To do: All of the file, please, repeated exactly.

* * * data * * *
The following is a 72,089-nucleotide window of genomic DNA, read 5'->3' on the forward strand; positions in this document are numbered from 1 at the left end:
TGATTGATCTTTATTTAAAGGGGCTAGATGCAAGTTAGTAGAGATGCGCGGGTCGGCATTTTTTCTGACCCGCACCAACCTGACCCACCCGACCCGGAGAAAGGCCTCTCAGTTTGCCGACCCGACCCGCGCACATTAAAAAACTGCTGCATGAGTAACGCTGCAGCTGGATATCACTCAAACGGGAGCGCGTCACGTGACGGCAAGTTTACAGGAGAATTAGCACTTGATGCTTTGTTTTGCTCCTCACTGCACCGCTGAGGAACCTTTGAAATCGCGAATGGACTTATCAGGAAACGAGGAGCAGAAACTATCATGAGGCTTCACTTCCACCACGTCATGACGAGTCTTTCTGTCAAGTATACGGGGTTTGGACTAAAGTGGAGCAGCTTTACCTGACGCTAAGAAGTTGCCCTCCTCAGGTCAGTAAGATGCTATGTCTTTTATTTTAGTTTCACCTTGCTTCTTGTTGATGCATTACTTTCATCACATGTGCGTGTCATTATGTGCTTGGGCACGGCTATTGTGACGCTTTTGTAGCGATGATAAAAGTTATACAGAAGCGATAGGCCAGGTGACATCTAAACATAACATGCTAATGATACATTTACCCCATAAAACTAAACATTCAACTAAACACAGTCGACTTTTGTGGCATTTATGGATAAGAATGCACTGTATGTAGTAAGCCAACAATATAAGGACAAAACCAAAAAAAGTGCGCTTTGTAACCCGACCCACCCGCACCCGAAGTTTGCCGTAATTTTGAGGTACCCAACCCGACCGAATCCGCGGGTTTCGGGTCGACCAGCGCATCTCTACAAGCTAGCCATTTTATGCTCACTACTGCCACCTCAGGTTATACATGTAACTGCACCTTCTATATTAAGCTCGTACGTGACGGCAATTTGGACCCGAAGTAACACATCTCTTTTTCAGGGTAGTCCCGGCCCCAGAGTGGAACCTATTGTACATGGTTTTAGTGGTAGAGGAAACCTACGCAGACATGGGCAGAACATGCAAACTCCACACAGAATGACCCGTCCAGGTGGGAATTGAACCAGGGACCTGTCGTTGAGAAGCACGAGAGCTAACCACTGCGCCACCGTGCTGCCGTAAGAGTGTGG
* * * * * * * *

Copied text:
The following is a 72,089-nucleotide window of genomic DNA, read 5'->3' on the forward strand; positions in this document are numbered from 1 at the left end:
TGATTGATCTTTATTTAAAGGGGCTAGATGCAAGTTAGTAGAGATGCGCGGGTCGGCATTTTTTCTGACCCGCACCAACCTGACCCACCCGACCCGGAGAAAGGCCTCTCAGTTTGCCGACCCGACCCGCGCACATTAAAAAACTGCTGCATGAGTAACGCTGCAGCTGGATATCACTCAAACGGGAGCGCGTCACGTGACGGCAAGTTTACAGGAGAATTAGCACTTGATGCTTTGTTTTGCTCCTCACTGCACCGCTGAGGAACCTTTGAAATCGCGAATGGACTTATCAGGAAACGAGGAGCAGAAACTATCATGAGGCTTCACTTCCACCACGTCATGACGAGTCTTTCTGTCAAGTATACGGGGTTTGGACTAAAGTGGAGCAGCTTTACCTGACGCTAAGAAGTTGCCCTCCTCAGGTCAGTAAGATGCTATGTCTTTTATTTTAGTTTCACCTTGCTTCTTGTTGATGCATTACTTTCATCACATGTGCGTGTCATTATGTGCTTGGGCACGGCTATTGTGACGCTTTTGTAGCGATGATAAAAGTTATACAGAAGCGATAGGCCAGGTGACATCTAAACATAACATGCTAATGATACATTTACCCCATAAAACTAAACATTCAACTAAACACAGTCGACTTTTGTGGCATTTATGGATAAGAATGCACTGTATGTAGTAAGCCAACAATATAAGGACAAAACCAAAAAAAGTGCGCTTTGTAACCCGACCCACCCGCACCCGAAGTTTGCCGTAATTTTGAGGTACCCAACCCGACCGAATCCGCGGGTTTCGGGTCGACCAGCGCATCTCTACAAGCTAGCCATTTTATGCTCACTACTGCCACCTCAGGTTATACATGTAACTGCACCTTCTATATTAAGCTCGTACGTGACGGCAATTTGGACCCGAAGTAACACATCTCTTTTTCAGGGTAGTCCCGGCCCCAGAGTGGAACCTATTGTACATGGTTTTAGTGGTAGAGGAAACCTACGCAGACATGGGCAGAACATGCAAACTCCACACAGAATGACCCGTCCAGGTGGGAATTGAACCAGGGACCTGTCGTTGAGAAGCACGAGAGCTAACCACTGCGCCACCGTGCTGCCGTAAGAGTGTGG